Feed, referenced in another comment, is a yawnfest. Reading a story about blogging about zombies is not fun.

The Passage? The lord of the rings for post-apocalypic fiction. Fine for kids, boring as hell.

White Zone was simply awful. Just an excuse for elitist horror dilettantes who will only read something if the New Yorker says its ok.

There is still a lot of good new material coming out. The Hater books by David Moody, while not zombies per se, capture the spirit and intent of effective post-apocalypse fiction.

Rise, by Ben Tripp. So good, and 100% character-driven.

The aforementiond Hornor book is fantastic, and of course, the Brian Keene books are good old-fashioned gory fun.

postpomo's picture
postpomo from Canada is reading words words words August 28, 2012 - 3:43pm

Last thoughts on this - the Zombie apocalypse (and all the other end-of-the-world scenarios cropping up) is the expression of our living through the dying days of our civilization. This may take decades or generations, as these things go, but the particular images of the dead, the end of the world as we know it, rebuilding civilization from the ashes, and typically it being a result of our own actions (or inaction) support the idea.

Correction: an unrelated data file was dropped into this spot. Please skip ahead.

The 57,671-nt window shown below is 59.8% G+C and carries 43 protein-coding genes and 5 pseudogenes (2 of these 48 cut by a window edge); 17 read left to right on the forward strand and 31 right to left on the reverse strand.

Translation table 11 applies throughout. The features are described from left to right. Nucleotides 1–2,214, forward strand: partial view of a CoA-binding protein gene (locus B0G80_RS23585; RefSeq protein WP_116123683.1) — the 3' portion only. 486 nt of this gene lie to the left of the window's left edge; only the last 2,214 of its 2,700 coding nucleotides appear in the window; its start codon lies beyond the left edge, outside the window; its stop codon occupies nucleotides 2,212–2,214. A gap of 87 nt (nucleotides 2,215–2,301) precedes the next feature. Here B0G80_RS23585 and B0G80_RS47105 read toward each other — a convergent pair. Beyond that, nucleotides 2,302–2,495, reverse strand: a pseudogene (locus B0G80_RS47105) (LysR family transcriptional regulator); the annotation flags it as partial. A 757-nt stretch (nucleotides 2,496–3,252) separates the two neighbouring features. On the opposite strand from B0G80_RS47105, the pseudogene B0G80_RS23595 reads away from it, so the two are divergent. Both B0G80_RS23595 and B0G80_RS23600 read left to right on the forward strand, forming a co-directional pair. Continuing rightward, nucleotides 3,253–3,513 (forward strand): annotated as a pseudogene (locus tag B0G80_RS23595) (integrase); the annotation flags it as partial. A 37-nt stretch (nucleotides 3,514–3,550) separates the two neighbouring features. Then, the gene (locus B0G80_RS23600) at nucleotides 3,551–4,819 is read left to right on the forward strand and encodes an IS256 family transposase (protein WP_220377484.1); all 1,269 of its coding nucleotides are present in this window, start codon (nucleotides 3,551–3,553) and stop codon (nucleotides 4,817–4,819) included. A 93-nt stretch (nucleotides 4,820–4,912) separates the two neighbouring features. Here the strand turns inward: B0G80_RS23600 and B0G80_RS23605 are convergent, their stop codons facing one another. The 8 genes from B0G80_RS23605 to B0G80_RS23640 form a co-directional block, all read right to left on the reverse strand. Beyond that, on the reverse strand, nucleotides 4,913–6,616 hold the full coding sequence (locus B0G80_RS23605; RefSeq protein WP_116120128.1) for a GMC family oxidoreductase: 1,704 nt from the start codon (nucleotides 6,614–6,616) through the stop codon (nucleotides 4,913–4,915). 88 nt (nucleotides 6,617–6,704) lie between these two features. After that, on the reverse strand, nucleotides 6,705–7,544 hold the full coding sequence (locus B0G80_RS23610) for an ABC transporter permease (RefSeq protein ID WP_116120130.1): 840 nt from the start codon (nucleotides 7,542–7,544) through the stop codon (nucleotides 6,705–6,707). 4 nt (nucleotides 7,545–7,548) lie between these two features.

Cina Town's picture
Cina Town August 28, 2012 - 5:02pm

This is a great paper on zombies, which the author recently delivered at York University in Toronto.  He takes particular interest in fast moving zombies and how they relate to changes in the global workforce--especially since 9/11--which has been made more flexible, precarious, and temporary, forcing workers to run to survive, to serve the 'innovations' (aka hyper-efficiency) demanded by transnational capital.



postpomo's picture
postpomo from Canada is reading words words words August 30, 2012 - 7:46am

@Jeffrey Grant Barr: I just finished the Passage - it's about 300 pages too long.